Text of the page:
Richard Woolley has been a film director, performer and musician and is still an active writer and academic.
In the 1960s he briefly played in a band called the Voodoo Strutters, in the 70s he worked as an actor, composer and musician for Red Ladder Theatre, and, in the 80s and 90s, he wrote a number of songs now available as downloads or CDs. In the 70s and 80s he wrote and directed several films for cinema and TV, including: Telling Tales (1980), Brothers and Sisters (1981) and Girl from the South (1988). In 2011 the British Film Institute issued a box set of his films entitled An Unflinching Eye. He has written a range of scripts and published four novels including the whodunit Sad-eyed Lady of the Lowlands. He has lived in Berlin, Amsterdam, Hong Kong and Auckland, as well as in his country of origin, England. He has been Director of the Dutch Film Academy, founding Dean of Film and TV at the Hong Kong Academy of Performing Arts, inaugural holder of the Greg Dyke Chair of Film & Television at the University of York and, most recently, Associate Dean of the Faculty of Performance, Media & English at Birmingham City University.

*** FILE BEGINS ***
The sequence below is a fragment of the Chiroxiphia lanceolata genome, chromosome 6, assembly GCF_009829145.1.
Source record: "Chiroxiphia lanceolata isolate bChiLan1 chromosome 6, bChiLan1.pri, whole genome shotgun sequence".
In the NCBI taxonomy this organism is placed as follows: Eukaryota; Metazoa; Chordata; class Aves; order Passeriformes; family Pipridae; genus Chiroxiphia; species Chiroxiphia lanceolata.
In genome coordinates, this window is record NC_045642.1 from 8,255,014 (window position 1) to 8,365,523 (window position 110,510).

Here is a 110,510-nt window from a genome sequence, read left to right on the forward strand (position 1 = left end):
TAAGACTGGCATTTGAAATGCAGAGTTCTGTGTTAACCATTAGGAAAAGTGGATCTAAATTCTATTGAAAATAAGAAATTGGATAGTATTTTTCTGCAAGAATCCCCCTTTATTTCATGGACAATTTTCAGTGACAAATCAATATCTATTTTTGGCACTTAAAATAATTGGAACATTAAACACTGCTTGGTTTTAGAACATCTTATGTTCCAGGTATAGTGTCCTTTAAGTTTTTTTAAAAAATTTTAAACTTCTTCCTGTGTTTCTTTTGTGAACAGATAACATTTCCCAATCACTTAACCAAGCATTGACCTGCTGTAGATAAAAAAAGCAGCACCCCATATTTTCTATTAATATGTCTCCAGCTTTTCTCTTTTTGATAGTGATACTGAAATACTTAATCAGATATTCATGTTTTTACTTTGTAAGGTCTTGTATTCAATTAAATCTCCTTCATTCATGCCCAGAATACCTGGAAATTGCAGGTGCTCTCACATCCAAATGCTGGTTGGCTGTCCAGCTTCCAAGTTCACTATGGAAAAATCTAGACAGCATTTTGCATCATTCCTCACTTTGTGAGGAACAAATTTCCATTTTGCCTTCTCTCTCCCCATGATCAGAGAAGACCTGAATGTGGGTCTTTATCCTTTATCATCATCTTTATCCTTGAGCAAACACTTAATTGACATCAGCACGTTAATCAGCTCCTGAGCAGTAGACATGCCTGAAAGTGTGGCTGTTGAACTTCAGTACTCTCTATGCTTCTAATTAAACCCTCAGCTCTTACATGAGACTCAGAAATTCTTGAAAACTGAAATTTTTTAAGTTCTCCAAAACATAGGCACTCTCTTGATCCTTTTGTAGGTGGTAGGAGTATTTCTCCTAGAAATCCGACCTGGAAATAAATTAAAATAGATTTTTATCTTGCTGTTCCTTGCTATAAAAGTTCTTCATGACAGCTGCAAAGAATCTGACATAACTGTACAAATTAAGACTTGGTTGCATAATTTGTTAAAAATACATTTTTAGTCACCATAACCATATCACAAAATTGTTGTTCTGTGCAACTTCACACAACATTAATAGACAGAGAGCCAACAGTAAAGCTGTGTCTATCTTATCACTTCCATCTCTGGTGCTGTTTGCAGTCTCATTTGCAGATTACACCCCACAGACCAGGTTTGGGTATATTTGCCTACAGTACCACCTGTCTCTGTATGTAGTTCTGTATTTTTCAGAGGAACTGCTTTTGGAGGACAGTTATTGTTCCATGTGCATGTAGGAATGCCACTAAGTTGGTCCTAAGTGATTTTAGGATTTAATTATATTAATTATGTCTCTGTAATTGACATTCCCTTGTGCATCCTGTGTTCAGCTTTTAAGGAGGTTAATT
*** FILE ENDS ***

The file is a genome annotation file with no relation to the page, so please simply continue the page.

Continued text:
He has one son, divides his time between the UK and New Zealand and currently (2016) works as a screenwriter, novelist and (visiting) professor. His last novel SEKABO, set in the North York Moors of 2097 and 1990, was published by Thames River Press in September 2014. His next novel IN THE MANNER OF STRANGERS deals with the clash between Dutch explorers and Maori in New Zealand/Aotearoa in December 1642 from the perspective of two young people on either side; it is awaiting publication, probably in New Zealand or Holland in the first instance. A more autobiographical book entitled BREAD OF HEAVEN, which also incorporates one of Woolley's unfilmed screenplays from the 1980s, has just been published and is now available.
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